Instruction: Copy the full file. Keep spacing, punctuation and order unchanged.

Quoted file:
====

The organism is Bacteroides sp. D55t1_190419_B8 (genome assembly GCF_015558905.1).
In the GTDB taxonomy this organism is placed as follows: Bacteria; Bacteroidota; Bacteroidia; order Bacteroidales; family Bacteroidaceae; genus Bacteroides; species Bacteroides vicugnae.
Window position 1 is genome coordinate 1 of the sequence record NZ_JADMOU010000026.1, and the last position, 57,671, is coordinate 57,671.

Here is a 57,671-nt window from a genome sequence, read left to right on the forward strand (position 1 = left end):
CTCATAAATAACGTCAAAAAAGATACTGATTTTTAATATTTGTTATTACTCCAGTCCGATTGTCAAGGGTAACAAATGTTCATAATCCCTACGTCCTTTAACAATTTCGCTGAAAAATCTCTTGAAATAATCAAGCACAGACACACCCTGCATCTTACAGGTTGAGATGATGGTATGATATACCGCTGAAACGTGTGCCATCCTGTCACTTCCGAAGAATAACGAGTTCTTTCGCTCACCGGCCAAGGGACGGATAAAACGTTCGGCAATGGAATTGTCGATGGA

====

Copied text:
The organism is Bacteroides sp. D55t1_190419_B8 (genome assembly GCF_015558905.1).
In the GTDB taxonomy this organism is placed as follows: Bacteria; Bacteroidota; Bacteroidia; order Bacteroidales; family Bacteroidaceae; genus Bacteroides; species Bacteroides vicugnae.
Window position 1 is genome coordinate 1 of the sequence record NZ_JADMOU010000026.1, and the last position, 57,671, is coordinate 57,671.

Here is a 57,671-nt window from a genome sequence, read left to right on the forward strand (position 1 = left end):
CTCATAAATAACGTCAAAAAAGATACTGATTTTTAATATTTGTTATTACTCCAGTCCGATTGTCAAGGGTAACAAATGTTCATAATCCCTACGTCCTTTAACAATTTCGCTGAAAAATCTCTTGAAATAATCAAGCACAGACACACCCTGCATCTTACAGGTTGAGATGATGGTATGATATACCGCTGAAACGTGTGCCATCCTGTCACTTCCGAAGAATAACGAGTTCTTTCGCTCACCGGCCAAGGGACGGATAAAACGTTCGGCAATGGAATTGTCGATGGA